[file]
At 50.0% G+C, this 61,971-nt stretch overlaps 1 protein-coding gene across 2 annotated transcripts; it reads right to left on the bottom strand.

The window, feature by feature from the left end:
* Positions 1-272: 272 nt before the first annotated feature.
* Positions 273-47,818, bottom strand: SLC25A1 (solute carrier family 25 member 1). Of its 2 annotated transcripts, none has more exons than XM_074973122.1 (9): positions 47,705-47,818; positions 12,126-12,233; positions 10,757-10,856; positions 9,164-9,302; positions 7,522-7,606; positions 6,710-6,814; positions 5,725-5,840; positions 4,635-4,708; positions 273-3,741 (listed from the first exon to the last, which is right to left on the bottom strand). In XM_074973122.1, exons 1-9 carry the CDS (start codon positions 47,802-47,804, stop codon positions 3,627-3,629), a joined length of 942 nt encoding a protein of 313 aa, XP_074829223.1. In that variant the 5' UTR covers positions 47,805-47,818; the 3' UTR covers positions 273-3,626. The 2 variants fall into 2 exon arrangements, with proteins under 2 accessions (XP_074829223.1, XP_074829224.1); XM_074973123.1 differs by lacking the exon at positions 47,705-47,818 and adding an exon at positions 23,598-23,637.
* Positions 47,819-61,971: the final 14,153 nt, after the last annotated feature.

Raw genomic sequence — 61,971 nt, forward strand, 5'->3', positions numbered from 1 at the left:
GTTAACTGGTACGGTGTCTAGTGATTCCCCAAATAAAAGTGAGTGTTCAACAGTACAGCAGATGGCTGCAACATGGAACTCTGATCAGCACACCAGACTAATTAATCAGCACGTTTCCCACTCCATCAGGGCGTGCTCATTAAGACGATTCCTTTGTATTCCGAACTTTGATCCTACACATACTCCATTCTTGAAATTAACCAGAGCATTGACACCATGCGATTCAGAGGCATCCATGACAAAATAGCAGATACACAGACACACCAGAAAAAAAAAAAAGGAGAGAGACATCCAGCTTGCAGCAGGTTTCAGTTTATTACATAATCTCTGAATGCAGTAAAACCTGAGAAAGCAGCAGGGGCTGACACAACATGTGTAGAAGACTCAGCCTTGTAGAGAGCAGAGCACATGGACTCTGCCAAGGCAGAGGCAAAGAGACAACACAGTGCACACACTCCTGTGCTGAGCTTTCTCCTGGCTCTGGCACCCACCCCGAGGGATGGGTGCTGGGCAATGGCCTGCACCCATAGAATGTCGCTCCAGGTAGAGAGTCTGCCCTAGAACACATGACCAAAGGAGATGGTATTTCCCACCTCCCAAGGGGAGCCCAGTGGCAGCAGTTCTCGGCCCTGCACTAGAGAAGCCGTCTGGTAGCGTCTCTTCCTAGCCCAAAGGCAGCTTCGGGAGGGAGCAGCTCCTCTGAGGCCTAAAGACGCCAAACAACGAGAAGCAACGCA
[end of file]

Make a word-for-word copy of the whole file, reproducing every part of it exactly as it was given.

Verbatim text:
At 50.0% G+C, this 61,971-nt stretch overlaps 1 protein-coding gene across 2 annotated transcripts; it reads right to left on the bottom strand.

The window, feature by feature from the left end:
* Positions 1-272: 272 nt before the first annotated feature.
* Positions 273-47,818, bottom strand: SLC25A1 (solute carrier family 25 member 1). Of its 2 annotated transcripts, none has more exons than XM_074973122.1 (9): positions 47,705-47,818; positions 12,126-12,233; positions 10,757-10,856; positions 9,164-9,302; positions 7,522-7,606; positions 6,710-6,814; positions 5,725-5,840; positions 4,635-4,708; positions 273-3,741 (listed from the first exon to the last, which is right to left on the bottom strand). In XM_074973122.1, exons 1-9 carry the CDS (start codon positions 47,802-47,804, stop codon positions 3,627-3,629), a joined length of 942 nt encoding a protein of 313 aa, XP_074829223.1. In that variant the 5' UTR covers positions 47,805-47,818; the 3' UTR covers positions 273-3,626. The 2 variants fall into 2 exon arrangements, with proteins under 2 accessions (XP_074829223.1, XP_074829224.1); XM_074973123.1 differs by lacking the exon at positions 47,705-47,818 and adding an exon at positions 23,598-23,637.
* Positions 47,819-61,971: the final 14,153 nt, after the last annotated feature.

Raw genomic sequence — 61,971 nt, forward strand, 5'->3', positions numbered from 1 at the left:
GTTAACTGGTACGGTGTCTAGTGATTCCCCAAATAAAAGTGAGTGTTCAACAGTACAGCAGATGGCTGCAACATGGAACTCTGATCAGCACACCAGACTAATTAATCAGCACGTTTCCCACTCCATCAGGGCGTGCTCATTAAGACGATTCCTTTGTATTCCGAACTTTGATCCTACACATACTCCATTCTTGAAATTAACCAGAGCATTGACACCATGCGATTCAGAGGCATCCATGACAAAATAGCAGATACACAGACACACCAGAAAAAAAAAAAAGGAGAGAGACATCCAGCTTGCAGCAGGTTTCAGTTTATTACATAATCTCTGAATGCAGTAAAACCTGAGAAAGCAGCAGGGGCTGACACAACATGTGTAGAAGACTCAGCCTTGTAGAGAGCAGAGCACATGGACTCTGCCAAGGCAGAGGCAAAGAGACAACACAGTGCACACACTCCTGTGCTGAGCTTTCTCCTGGCTCTGGCACCCACCCCGAGGGATGGGTGCTGGGCAATGGCCTGCACCCATAGAATGTCGCTCCAGGTAGAGAGTCTGCCCTAGAACACATGACCAAAGGAGATGGTATTTCCCACCTCCCAAGGGGAGCCCAGTGGCAGCAGTTCTCGGCCCTGCACTAGAGAAGCCGTCTGGTAGCGTCTCTTCCTAGCCCAAAGGCAGCTTCGGGAGGGAGCAGCTCCTCTGAGGCCTAAAGACGCCAAACAACGAGAAGCAACGCA